When an amount of the secondary electrons emitted from such a sample 22 as a wafer is smaller than an amount of the primary electrons radiated to the sample 22, that is, the secondary electron emission efficiency δ is equal to or less than none, negative charge-up occurs on the surface of the sample 22, particularly portions made of an insulating material. Therefore, there is a possibility of occurrence of distortion in an image for observation and evaluation formed by using the secondary electrons. Conversely, when the secondary electron emission efficiency δ is equal to or higher than one, the surface of the sample 22 is positively charged up and there is a possibility of the same problem as that in the case of the negative charge-up.

To eliminate such charge-up, the embodiment shown in FIG. 5 is provided with such means as described below. To cope with negative charge-up, a cover 37 is provided so as to cover the entire region of the sample 22 mounted on the stage 21, as shown in FIG. 6. A gas inlet 38 is formed in the cover 37. As shown in FIG. 5, a nitrogen tank 40 is connected to the gas inlet 38 via a flow rate controller 39. In order to uniformly eliminate charge-up on the entire surface of the sample 22, it is important to introduce a nitrogen gas into the cover 37 as uniformly as possible. To do this, a plurality of gas inlets 38, preferably eight gas inlets 38, are provided at equal intervals in a peripheral portion of the cover 37. The diameter of each gas inlet 38 is about 1 mm. Nitrogen molecules of the nitrogen gas introduced into the cover 37 through the gas inlets 38 impinge on the surface of the sample 22 and neutralize negative charge on the surface of the sample 22.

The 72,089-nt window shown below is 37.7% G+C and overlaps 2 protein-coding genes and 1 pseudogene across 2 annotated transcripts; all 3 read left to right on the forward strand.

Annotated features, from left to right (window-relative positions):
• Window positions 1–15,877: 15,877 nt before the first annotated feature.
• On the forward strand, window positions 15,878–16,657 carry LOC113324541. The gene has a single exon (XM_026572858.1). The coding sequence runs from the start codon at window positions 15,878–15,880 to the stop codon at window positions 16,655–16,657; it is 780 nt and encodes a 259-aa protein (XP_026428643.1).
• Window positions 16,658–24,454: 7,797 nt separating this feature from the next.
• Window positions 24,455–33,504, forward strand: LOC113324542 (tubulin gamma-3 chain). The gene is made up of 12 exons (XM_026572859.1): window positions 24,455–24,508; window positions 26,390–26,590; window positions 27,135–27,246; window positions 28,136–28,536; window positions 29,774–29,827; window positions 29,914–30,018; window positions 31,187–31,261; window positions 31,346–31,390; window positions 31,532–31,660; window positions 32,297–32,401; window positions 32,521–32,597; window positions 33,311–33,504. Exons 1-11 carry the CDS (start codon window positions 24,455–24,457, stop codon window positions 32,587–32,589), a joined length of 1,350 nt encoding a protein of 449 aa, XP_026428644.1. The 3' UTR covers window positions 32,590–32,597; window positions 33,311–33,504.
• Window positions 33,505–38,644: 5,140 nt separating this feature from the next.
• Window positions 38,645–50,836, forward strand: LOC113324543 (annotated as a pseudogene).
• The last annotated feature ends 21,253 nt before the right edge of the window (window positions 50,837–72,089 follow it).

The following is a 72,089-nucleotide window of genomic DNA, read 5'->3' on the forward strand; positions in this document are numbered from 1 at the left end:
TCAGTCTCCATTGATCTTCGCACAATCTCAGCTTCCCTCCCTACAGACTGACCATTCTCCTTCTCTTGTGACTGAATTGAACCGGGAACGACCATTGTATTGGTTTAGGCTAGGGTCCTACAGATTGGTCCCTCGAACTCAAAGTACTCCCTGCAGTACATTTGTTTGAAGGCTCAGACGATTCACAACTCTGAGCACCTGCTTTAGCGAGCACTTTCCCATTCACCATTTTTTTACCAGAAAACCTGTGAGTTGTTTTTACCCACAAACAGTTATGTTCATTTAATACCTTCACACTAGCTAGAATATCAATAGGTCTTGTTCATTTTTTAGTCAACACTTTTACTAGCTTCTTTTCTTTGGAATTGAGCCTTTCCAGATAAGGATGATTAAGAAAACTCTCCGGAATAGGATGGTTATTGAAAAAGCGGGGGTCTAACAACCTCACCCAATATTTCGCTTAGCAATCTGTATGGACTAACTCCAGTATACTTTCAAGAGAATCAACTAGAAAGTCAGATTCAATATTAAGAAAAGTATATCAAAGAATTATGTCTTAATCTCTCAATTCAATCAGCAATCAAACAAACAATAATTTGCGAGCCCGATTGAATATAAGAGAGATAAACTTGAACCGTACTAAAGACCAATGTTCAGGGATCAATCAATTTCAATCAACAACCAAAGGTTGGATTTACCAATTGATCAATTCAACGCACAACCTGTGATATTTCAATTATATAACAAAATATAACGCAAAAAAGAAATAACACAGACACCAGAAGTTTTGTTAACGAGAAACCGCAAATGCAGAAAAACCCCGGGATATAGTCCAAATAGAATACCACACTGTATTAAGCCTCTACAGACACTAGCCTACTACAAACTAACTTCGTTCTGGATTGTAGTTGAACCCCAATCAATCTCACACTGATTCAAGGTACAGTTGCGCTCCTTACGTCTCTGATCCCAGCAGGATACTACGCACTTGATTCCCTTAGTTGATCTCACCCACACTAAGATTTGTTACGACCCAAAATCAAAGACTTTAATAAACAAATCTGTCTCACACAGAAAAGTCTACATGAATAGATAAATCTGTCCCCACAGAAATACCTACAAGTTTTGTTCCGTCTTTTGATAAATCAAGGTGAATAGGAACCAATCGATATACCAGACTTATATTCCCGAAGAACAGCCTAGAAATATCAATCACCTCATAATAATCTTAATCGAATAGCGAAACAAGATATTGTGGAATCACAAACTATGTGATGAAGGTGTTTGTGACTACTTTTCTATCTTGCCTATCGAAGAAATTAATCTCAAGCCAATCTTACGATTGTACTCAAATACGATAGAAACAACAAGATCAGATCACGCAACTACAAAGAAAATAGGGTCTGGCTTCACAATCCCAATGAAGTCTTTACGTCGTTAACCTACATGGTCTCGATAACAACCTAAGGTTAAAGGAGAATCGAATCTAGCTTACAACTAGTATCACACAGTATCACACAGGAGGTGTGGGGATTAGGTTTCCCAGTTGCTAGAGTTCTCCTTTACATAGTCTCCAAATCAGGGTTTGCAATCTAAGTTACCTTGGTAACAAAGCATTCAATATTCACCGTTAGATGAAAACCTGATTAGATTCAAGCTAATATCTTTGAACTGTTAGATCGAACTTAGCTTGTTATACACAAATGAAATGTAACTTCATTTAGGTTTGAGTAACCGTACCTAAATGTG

It is noted that a gas to be brought into contact with the surface of the sample 22 is not limited to nitrogen. Water vapor, a halogen gas having high affinity to electrons or a chemical compound thereof can be used. Thus, the sample 22 is neutralized from a negatively charged state to a zero charge state and is observed and evaluated with the primary electron beam while keeping the neutralized state.

If the secondary electron emission efficiency 6 is equal to or higher than one and the sample is positively charged up, a hot electron source 41 having a tungsten filament is provided, for the purpose of avoiding the positive charge-up, at a position above the stage 21 as shown in FIG. 5 or to form a part of the cover 37 as shown in FIG. 6. The hot electron source 41 radiates hot electrons to the surface of the sample 22 positively charged up. The positively charged state on the surface of the sample 22 is thus neutralized. Ordinarily, it is difficult to neutralize charge-up by hot electrons in a controlled state. Therefore the cover 37 may be provided as shown in FIG. 6 to bring a gas into contact with the sample 22. This enables a state of electric charge on the surface of the sample 22 to be balanced without depending on how much amount the hot electron source 41 irradiates or how long the sample 22 is radiated. Thus, the sample 22 can be observed and evaluated in a non-charged-up state.

Example 1